Today I would like to talk about five simple ways to self-care. We live in a busy world with increasing amount of information to process and more and more responsibility resting on our shoulders. We seem to be living in a more comfortable and technologically advanced world. We can travel around the world and soon we might even be able to travel for holidays to space. Yet, according to many reports, we are still not happy. The amount of mental health problems is growing. Depression is a commonly used word. Many business gurus aim to address the more and more popular experience of a burn-out.
So I thought it would be useful to look at simple tips for self-care – things you can do right now to avoid falling into those darker moments in life or possibly to help you in less positive moments in life. I am actually going to base them on a report published in 2008 by the New Economics Foundation in London which was used by the UK Government as a basis to elements of the current mental health provision in the UK.
- Connect with others – socialise and invest in deep, healthy relationships: humans are social creatures and we really need something from each other, we need the validation of our feelings which obviously is pretty impossible without a friend or a family member. We need to feel the sense of belonging to a group. We need to feel safe. We need to feel that our take on life does not go unnoticed. So evaluate your current relationships from that point of view and invest in people who make you feel good about yourself, who lift you up from a dark moment and who help you thrive in good times.
- Stay active – I am not expecting you to get up and go to the gym, but it is indeed recommended to find a way to move and stay active. Go for a walk to the local park and then sit on a bench and read your book. Walk to the shop instead of driving. Do some patio gardening. Go for a bike ride or just get a dog – you won’t even notice those miles you’ll walk. Plus you will make friends too. When we move our bodies release hormones that keep us fit but also happy. Plus to be honest we only have one body – we better keep it in a good shape as we won’t be able to get a replacement, right?
- Be mindful – mindfulness is a huge trend at the moment and many people I talk to switch off, but for me, my morning coffee time is my meditation: I take time to stop, switch off the busy brain and simply breathe in the scent of coffee. That’s how I wake up. It’s me-time and I treasure it so much that I struggle on days when I have to rush out of the house. Mindfulness is about noticing the little things and putting our sometimes really overwhelming, or even unresolvable issues, into perspective. Close your eyes and enjoy the sun on your cheek. Cuddle your child. Play with your pet. Enjoy the moment. Being just for a second in the “here and now” can be really powerful. Be selfish and take time for yourself. It’s OK. Despite what many of us think, time is actually a very subjective concept.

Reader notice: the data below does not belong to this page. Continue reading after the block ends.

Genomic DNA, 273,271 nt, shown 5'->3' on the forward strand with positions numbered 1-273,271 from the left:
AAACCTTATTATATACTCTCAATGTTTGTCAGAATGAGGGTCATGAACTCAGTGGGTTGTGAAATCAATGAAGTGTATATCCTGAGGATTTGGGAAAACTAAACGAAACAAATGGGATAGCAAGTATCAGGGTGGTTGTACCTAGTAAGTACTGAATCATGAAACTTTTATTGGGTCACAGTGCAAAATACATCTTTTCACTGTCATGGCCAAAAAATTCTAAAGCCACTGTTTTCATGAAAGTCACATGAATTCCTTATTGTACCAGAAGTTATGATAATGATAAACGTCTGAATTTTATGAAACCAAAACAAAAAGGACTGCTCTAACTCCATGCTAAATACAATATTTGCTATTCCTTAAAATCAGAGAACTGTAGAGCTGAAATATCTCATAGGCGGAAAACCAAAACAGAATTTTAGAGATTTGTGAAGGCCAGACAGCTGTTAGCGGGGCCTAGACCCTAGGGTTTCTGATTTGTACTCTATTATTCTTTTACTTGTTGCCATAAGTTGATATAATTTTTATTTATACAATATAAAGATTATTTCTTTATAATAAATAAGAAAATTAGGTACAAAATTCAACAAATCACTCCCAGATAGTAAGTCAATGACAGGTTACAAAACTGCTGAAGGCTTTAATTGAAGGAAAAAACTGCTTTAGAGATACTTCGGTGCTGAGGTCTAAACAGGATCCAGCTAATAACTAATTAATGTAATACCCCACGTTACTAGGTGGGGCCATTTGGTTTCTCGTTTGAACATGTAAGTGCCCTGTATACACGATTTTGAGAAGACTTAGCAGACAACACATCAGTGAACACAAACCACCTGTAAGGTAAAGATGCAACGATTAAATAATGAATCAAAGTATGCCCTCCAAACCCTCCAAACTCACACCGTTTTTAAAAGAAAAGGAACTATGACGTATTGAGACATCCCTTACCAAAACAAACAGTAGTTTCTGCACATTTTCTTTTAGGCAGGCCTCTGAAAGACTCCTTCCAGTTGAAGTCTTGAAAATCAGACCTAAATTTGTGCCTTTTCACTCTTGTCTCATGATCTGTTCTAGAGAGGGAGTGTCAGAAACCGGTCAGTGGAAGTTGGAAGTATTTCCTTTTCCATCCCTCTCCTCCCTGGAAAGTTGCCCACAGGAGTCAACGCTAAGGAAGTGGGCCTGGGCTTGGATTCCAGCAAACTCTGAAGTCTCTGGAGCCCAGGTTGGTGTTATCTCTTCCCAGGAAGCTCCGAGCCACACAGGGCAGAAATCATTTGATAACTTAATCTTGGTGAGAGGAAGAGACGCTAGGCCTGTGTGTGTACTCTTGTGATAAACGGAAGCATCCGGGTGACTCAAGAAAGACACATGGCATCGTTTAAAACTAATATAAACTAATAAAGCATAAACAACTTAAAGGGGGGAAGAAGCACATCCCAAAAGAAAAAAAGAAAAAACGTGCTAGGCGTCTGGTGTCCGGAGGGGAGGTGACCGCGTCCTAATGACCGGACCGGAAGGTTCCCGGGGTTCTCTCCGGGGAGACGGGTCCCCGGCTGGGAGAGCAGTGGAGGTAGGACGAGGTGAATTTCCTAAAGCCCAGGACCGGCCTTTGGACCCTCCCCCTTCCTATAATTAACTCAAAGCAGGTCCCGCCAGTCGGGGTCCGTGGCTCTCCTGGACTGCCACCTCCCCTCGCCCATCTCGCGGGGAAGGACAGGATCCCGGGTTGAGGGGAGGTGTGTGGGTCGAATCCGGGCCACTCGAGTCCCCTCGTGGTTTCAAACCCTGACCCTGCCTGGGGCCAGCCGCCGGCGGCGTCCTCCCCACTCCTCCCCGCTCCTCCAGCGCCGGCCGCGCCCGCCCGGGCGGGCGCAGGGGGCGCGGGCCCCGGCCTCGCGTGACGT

- Do something new – introduce a bit of variety into your life and use the rules of positive psychology: what makes people truly happy is completing tasks that are easily achievable, measurable and most importantly chosen by them. So decide on a small project today: plan a tree or learn to doodle something new. When we learn new things our brains fire up in new areas and our brain is alive. As long as your new tasks are not too overwhelming and you are happy to do them (you choose your goals) it is actually that little amount of effort that makes us happy.
- Do something nice for others – volunteer or simply smile at another person, pay them a compliment, carry their heavy shopping. Focussing on others helps to gain perspective. It gives us a quick sense of accomplishment, well-deserved pride and a lot of other positive feelings. Unlike negative emotions, positive feelings are very gentle and fleeing so we need to collect a lot of them to feel good. Collect those moments of positivity through small acts of kindness. Don’t expect anything for them. Just enjoy the feelings resulting from giving and helping.
That’s the top five. There are three other areas that the NEF report flagged up but did not support with enough of evidence but I would really like to mention here, simply because oftentimes we don’t think about them. First of all, consider working in a healthy environment – by that, I mean supportive management, respectful colleagues and a thriving environment. Go out and connect with nature – parks, nature reserves or even an allotment. And finally consider your diet too: you are made of what you drink and eat. Eat healthy foods and drink a lot of water.
I know those tips sound really basic. Many of my clients and friends start to implement them when something goes terribly wrong in their lives but do you really want to wait that long? What if instead of waiting for an illness we could cultivate a healthy lifestyle (both physically and mentally) and build up our resilience in advance of darker, harder times? If you look back at the above list of tips, they are not so hard to implement, really. Make a few small tweaks and you will feel so much better!